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I have a basic working knowledge of category thoery since I do research in programming languages and typed lambda-calculus. Indeed, I have refereed many papers in my area based on category theory.

But, in doing this refereeing, and in reading many important categorial papers in my area, I simply find the terminology and presentation style extremely opaque compared to style that I prefer which instead emphasizes logic inference rules and extensions of the lambda calculus.

Given the (extended) Curry-Howard Isomorphism between programming languages, logics, and categories, it's clear that I can understand the concepts I need by mapping category theory into the other two. But, am I missing something in the process, or are the papers I'm refereeing just making things more difficult than they need to be?

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So just to clarify, you are not asking for (a) a justification for category theory as tool in various branches of mathematics, but rather for (b) a justification for category theory in the study of programming languages. (Correct?) I think there are many people here ready to answer (a), but not so many with an opinion on (b). –  Kevin Walker Oct 24 '09 at 14:29
Well, I tried to point out that the author seems to refer to a different part of category theory, and you can read this exchange below. –  Ilya Nikokoshev Oct 24 '09 at 16:47
@Kevin Walker: yes, I'm mostly asking about the context of theory of programming languages. (I've studied algebraic topology many years ago and I can see why it fits well there.) –  RD1 Jul 29 '10 at 3:49
It's clear I was in a bad mood when I posted this - largely due to refeering a particular paper that only presented in categorial terms when it could have been much more accessible. Actually the categorical perspective has added quite a lot to the field of programming languages - I even use it myself, a little, just that always I relate it to the other main views in my field. –  RD1 Jul 29 '10 at 11:10
It would be interesting to see the reactions of people had this question been posted today (exactly two years later!). I feel now that the question verges on "subjective and argumentative", and is in one respect impossible to answer (we don't know what papers you're refereeing!!). It's also, I find, somewhat unfocused and imprecise. –  Todd Trimble Oct 25 '11 at 3:56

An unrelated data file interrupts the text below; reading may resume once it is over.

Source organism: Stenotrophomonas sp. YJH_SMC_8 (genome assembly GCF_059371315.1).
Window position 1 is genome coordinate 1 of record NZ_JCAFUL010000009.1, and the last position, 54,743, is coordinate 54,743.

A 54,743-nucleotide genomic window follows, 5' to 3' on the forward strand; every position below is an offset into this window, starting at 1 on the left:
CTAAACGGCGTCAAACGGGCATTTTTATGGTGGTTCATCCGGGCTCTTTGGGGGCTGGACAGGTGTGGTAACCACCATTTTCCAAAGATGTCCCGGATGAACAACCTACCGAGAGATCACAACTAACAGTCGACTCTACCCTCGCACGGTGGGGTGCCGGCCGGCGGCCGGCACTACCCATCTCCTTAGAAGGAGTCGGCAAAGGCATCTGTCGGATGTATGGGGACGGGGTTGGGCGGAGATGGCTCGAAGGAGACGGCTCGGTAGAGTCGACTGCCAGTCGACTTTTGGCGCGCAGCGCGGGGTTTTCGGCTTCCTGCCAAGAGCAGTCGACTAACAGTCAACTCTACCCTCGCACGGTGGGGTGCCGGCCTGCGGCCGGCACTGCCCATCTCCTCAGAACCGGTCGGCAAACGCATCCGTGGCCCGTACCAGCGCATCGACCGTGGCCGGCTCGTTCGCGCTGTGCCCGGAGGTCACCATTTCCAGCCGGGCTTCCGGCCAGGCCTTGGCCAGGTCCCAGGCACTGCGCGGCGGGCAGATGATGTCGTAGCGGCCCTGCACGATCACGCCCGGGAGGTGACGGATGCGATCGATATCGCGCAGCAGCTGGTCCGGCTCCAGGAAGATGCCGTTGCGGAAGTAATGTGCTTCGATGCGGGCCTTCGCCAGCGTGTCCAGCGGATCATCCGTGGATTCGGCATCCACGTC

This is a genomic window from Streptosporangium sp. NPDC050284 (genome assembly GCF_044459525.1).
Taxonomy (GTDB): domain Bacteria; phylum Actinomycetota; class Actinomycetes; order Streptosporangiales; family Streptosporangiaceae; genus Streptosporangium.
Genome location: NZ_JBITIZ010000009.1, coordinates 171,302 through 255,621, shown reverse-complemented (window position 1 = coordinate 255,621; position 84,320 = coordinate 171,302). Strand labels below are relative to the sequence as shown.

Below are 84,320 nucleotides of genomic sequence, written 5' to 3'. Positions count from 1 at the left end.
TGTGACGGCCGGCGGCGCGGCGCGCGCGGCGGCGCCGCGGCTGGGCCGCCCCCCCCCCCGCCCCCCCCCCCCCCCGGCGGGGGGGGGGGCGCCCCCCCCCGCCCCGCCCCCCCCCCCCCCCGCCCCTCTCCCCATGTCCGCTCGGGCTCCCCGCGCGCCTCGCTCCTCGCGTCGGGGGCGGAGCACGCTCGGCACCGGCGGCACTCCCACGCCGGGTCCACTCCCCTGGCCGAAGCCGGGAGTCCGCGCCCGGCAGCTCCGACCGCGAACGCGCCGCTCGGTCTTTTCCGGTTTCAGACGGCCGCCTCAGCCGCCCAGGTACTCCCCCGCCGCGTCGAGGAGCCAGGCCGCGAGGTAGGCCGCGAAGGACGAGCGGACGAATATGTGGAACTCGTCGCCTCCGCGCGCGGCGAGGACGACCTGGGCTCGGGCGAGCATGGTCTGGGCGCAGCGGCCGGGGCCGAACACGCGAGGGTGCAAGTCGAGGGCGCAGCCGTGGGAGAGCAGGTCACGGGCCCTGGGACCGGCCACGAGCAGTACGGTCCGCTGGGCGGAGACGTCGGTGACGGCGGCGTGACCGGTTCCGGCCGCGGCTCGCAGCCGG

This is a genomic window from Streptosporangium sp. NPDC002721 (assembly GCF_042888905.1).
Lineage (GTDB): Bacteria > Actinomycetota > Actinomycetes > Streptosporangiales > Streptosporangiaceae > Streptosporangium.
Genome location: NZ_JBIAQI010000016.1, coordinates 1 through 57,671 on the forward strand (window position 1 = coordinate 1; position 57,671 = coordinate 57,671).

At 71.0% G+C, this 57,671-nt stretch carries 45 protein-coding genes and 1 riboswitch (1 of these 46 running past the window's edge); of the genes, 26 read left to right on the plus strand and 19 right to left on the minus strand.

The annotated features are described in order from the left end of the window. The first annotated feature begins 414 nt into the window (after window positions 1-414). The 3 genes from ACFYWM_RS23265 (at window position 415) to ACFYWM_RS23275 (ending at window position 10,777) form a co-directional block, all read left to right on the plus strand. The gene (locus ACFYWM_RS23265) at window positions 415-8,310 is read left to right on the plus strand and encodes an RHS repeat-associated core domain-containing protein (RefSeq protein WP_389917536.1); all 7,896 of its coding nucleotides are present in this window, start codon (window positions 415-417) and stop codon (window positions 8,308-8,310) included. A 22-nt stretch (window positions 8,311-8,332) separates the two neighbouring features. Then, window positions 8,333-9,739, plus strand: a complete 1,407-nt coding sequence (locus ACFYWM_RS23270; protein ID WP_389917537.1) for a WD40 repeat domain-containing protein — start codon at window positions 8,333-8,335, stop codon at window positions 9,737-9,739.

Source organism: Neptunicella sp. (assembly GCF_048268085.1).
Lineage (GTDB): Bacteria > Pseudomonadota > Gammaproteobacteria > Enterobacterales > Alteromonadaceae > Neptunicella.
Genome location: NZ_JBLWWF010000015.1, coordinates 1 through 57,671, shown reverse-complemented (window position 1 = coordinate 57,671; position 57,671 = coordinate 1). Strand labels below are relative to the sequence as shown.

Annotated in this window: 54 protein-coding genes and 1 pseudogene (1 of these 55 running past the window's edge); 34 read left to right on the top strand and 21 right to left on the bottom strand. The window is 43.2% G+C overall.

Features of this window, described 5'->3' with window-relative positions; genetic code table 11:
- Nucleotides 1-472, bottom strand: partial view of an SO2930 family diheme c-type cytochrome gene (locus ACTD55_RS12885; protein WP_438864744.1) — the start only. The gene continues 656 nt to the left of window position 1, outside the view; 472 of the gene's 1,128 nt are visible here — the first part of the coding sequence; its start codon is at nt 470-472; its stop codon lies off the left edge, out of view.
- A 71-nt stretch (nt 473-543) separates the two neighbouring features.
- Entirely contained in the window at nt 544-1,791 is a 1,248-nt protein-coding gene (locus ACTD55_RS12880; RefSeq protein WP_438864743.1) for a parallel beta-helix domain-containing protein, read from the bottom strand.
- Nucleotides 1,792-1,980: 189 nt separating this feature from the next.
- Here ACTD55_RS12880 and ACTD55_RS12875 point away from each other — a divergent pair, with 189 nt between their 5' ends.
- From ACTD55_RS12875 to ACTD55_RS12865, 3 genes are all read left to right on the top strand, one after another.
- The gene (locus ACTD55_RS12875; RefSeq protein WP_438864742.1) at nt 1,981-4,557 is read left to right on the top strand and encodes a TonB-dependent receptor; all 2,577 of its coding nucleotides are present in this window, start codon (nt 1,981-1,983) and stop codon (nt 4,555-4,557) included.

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4 Answers

up vote 13 down vote accepted

Although to you, category theory is merely an inefficient framework for data about logic and programming languages, to mathematicians working in areas like algebraic geometry and algebraic topology, categories are truly essential. For us, some of our most basic notions make no sense and look extremely awkward (in fact, some of them are from pre-category days, and no one really knew what we wanted intuitively until after we started using categories) until you phrase them in terms of categories and universal properties of objects and morphisms (and 2-morphisms, etc). Additionally, it helps us tell what various types of mathematical objects have in common, and how they relate via functors and natural transformations.

As far as recasting algebraic topology and algebraic geometry in terms of lambda calculus, I'd rather like to see that if anyone can manage to, say, give an alternative definition of stack or gerbe or model structure which are more intuitive without using categories and groupoids and the like.

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As a topologist/category theorist with an interest in type systems I can assure you that I find pages full of sequents hard to understand :)

Actually I think the approaches are complementary. Suppose I wanted to talk about the simply-typed lambda calculus (with base types B) and its semantics. Category theory gives you a very simple definition: we take the free closed cartesian category C on the set B; if I choose interpretations of the types as sets, I get the semantics as the functor from C to Set induced from the map B -> Set and the fact that Set is a CCC. In the traditional presentation of the STLC, I have to define

  • the syntax of types
  • well-formedness and typing rules for terms
  • reduction rules to put terms in normal form
  • how to interpret a terms as a function on a set

All told it probably takes a few pages. (As an aside, it's also not clear what kind of mathematical object is being described, which I think can be a little off-putting to non-logicians.)

Of course the traditional presentation has one big advantage: it tells us what the objects and morphisms of C actually are! But this is a computation which we could (and presumably would) do if we adopted the category-theoretic definition of C. The category approach explains why we wrote down those few pages of syntax/typing/reduction rules rather than slightly different ones.

Naturally in other parts of mathematics it's common to have objects determined by universal properties (as the free CCC was here) and to want to compute more explicit presentation of them. If those objects are sufficiently similar to CCCs, then techniques from lambda-calculus may be useful.